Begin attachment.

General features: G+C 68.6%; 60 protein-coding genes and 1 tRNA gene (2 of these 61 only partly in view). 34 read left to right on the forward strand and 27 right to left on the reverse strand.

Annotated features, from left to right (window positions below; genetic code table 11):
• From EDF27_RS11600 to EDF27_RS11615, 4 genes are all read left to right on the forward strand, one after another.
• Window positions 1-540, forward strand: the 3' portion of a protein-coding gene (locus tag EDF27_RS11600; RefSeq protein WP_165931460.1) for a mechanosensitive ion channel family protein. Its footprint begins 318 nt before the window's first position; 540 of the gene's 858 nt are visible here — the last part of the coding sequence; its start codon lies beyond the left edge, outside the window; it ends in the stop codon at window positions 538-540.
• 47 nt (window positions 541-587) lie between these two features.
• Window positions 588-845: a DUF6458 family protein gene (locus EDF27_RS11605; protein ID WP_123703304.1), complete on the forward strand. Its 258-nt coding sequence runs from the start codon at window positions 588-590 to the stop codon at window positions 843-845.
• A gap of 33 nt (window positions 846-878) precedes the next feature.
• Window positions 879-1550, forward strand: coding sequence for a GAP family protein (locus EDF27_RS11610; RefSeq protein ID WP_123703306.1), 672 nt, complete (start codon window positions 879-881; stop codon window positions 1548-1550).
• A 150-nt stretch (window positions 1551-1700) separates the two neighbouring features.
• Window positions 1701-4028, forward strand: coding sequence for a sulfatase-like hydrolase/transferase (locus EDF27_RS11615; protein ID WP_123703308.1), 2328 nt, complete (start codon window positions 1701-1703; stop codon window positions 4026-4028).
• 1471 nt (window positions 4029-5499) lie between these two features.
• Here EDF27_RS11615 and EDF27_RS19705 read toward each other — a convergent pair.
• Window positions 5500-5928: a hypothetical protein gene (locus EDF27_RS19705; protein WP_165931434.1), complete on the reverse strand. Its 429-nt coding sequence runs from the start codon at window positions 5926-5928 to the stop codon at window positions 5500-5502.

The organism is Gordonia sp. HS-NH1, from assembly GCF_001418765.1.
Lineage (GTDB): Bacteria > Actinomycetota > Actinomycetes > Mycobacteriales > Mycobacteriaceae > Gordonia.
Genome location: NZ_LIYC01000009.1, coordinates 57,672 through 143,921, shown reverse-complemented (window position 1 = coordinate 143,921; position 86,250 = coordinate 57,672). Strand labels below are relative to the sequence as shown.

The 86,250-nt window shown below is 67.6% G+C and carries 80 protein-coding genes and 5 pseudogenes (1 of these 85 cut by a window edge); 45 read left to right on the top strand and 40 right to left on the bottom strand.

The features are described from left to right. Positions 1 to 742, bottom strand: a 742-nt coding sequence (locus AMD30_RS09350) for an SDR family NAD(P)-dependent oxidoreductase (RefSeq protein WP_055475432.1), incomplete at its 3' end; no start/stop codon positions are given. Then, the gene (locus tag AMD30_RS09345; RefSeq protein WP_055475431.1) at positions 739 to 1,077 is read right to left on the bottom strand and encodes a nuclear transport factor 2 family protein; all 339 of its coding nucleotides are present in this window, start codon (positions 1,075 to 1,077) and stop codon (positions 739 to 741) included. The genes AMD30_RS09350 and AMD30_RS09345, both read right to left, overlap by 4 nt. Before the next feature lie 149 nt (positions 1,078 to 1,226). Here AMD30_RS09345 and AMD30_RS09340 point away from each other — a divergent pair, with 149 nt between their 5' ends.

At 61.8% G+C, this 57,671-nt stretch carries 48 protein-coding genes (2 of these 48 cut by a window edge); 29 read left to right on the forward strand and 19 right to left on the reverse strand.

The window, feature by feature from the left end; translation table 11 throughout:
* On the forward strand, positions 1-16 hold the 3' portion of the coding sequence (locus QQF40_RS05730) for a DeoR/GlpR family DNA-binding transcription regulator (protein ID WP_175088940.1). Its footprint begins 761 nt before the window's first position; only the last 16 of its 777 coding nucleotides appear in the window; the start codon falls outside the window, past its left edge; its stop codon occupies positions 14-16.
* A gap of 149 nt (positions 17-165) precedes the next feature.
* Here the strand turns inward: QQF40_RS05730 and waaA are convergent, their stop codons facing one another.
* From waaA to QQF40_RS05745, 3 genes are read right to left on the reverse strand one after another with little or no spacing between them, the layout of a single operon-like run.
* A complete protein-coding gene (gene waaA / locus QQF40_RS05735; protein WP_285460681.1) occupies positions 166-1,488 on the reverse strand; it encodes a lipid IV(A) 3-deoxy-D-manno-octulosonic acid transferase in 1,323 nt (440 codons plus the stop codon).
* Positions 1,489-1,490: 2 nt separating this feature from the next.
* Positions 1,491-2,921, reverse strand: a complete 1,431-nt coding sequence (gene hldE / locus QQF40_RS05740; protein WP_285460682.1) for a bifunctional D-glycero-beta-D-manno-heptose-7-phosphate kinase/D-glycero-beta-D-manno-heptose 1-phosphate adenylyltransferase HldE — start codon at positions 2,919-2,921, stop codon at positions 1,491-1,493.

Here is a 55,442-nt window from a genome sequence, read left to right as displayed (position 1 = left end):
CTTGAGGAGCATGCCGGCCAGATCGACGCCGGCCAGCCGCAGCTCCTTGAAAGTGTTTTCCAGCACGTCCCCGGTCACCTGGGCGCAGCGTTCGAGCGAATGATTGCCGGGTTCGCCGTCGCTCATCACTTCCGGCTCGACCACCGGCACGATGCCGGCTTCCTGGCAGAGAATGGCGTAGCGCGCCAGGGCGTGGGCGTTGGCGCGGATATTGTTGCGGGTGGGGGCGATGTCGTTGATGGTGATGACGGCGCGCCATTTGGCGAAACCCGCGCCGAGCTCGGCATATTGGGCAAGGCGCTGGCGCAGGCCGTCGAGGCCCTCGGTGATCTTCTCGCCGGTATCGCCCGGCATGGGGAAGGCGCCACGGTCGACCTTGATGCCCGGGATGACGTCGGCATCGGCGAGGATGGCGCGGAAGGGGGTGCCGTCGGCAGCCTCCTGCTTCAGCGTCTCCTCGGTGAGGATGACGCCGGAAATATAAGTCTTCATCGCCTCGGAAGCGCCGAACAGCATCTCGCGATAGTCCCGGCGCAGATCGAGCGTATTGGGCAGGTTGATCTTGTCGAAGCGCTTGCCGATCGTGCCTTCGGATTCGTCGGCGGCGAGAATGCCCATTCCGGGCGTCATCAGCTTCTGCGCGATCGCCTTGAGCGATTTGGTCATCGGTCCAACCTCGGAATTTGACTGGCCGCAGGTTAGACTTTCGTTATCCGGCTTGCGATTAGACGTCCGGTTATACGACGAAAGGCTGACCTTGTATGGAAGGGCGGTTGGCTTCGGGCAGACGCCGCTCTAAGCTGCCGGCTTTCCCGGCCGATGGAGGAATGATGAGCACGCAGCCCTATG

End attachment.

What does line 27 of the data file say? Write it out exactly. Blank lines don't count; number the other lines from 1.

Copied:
* Positions 1,491-2,921, reverse strand: a complete 1,431-nt coding sequence (gene hldE / locus QQF40_RS05740; protein WP_285460682.1) for a bifunctional D-glycero-beta-D-manno-heptose-7-phosphate kinase/D-glycero-beta-D-manno-heptose 1-phosphate adenylyltransferase HldE — start codon at positions 2,919-2,921, stop codon at positions 1,491-1,493.